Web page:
[12]

See also

Learn more

References

  1. World Health Organization (1969). International Classification of Diseases (PDF). 2 (Eighth revision ed.). Geneva: World Health Organization. p. 173. Encephalomyelitis (chronic),
    (myalgic, benign) 323
  2. "5". Beyond Myalgic Encephalomyelitis/Chronic Fatigue Syndrome: Redefining an Illness. National Academy of Medicine. 2015. p. 141.
  3. "4 and 5". Beyond Myalgic Encephalomyelitis/Chronic Fatigue Syndrome: Redefining an Illness. National Academy of Medicine. 2015.
  4. Institute of Medicine (2015). "Beyond Myalgic Encephalomyelitis/Chronic Fatigue Syndrome: Redefining an Illness - Diagnostic Algorithm". nationalacademies.org.
  5. Institute of Medicine (2015). "Beyond Myalgic Encephalomyelitis/Chronic Fatigue Syndrome - Redefining an Illness - Clinician's Guide" (PDF). National Academies.
  6. "6". Beyond Myalgic Encephalomyelitis/Chronic Fatigue Syndrome: Redefining an Illness. National Academies of Medicine. 2015. p. 181.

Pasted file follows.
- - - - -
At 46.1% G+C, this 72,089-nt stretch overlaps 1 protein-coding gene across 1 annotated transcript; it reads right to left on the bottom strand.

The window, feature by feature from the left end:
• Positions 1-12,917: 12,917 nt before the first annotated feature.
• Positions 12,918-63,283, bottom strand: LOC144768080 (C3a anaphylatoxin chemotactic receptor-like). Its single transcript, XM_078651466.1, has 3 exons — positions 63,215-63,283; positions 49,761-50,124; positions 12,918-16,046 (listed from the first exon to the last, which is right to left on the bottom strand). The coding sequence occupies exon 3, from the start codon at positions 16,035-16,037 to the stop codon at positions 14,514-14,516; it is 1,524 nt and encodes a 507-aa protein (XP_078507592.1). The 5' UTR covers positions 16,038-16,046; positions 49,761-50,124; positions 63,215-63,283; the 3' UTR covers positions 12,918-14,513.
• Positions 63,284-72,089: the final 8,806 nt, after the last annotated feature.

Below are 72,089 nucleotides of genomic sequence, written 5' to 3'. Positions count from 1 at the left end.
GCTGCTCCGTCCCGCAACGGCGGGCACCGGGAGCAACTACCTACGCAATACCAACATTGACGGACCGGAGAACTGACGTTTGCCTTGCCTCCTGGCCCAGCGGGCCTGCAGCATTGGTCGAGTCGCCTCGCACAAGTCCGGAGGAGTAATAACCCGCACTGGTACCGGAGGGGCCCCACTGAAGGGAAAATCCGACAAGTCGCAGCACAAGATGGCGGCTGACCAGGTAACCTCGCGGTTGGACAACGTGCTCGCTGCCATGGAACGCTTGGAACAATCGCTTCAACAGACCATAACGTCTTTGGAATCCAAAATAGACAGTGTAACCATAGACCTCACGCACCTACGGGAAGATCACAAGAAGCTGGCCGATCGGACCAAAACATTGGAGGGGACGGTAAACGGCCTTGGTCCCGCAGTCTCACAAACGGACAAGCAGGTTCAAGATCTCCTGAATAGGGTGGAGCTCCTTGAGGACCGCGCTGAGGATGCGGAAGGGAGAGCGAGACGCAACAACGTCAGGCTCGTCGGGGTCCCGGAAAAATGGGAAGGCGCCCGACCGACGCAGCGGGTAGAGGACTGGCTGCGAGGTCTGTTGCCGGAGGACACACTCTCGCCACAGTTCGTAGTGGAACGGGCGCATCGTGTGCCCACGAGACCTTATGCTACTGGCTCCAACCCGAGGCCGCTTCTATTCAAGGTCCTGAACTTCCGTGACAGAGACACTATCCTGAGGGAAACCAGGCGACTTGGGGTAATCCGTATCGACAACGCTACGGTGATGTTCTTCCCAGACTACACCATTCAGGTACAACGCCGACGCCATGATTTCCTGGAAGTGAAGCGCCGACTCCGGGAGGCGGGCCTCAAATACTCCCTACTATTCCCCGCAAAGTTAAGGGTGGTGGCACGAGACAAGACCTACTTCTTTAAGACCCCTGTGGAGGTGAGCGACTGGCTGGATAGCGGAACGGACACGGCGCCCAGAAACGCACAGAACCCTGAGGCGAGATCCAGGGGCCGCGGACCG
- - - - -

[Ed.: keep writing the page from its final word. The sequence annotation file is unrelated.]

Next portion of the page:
7. 7.07.1 "Symptoms and Diagnosis of ME/CFS in Children | Myalgic Encephalomyelitis/Chronic Fatigue Syndrome". Centers for Disease Control and Prevention. January 18, 2019. Retrieved January 29, 2019.
  8. Bell, David (June 25, 2016). "ME/CFS in Children - by David S. Bell, MD". Open Medicine Foundation. Retrieved August 11, 2018.
  9. Carruthers, Bruce; van de Sande, Marjorie. "Myalgic Encephalomyelitis/Chronic Fatigue Syndrome: A Clinical Case Definition and Guidelines for Medical Practitioners - An Overview fo the Canadian Consensus Document" (PDF). Invest in ME Research. p. 4. Physical or mental exertion often causes debilitating malaise and/or fatigue, generalized pain, deterioration of cognitive functions, and worsening of other symptoms that may occur immediately after activity or be delayed. Patients experience rapid muscle fatigue and lack endurance.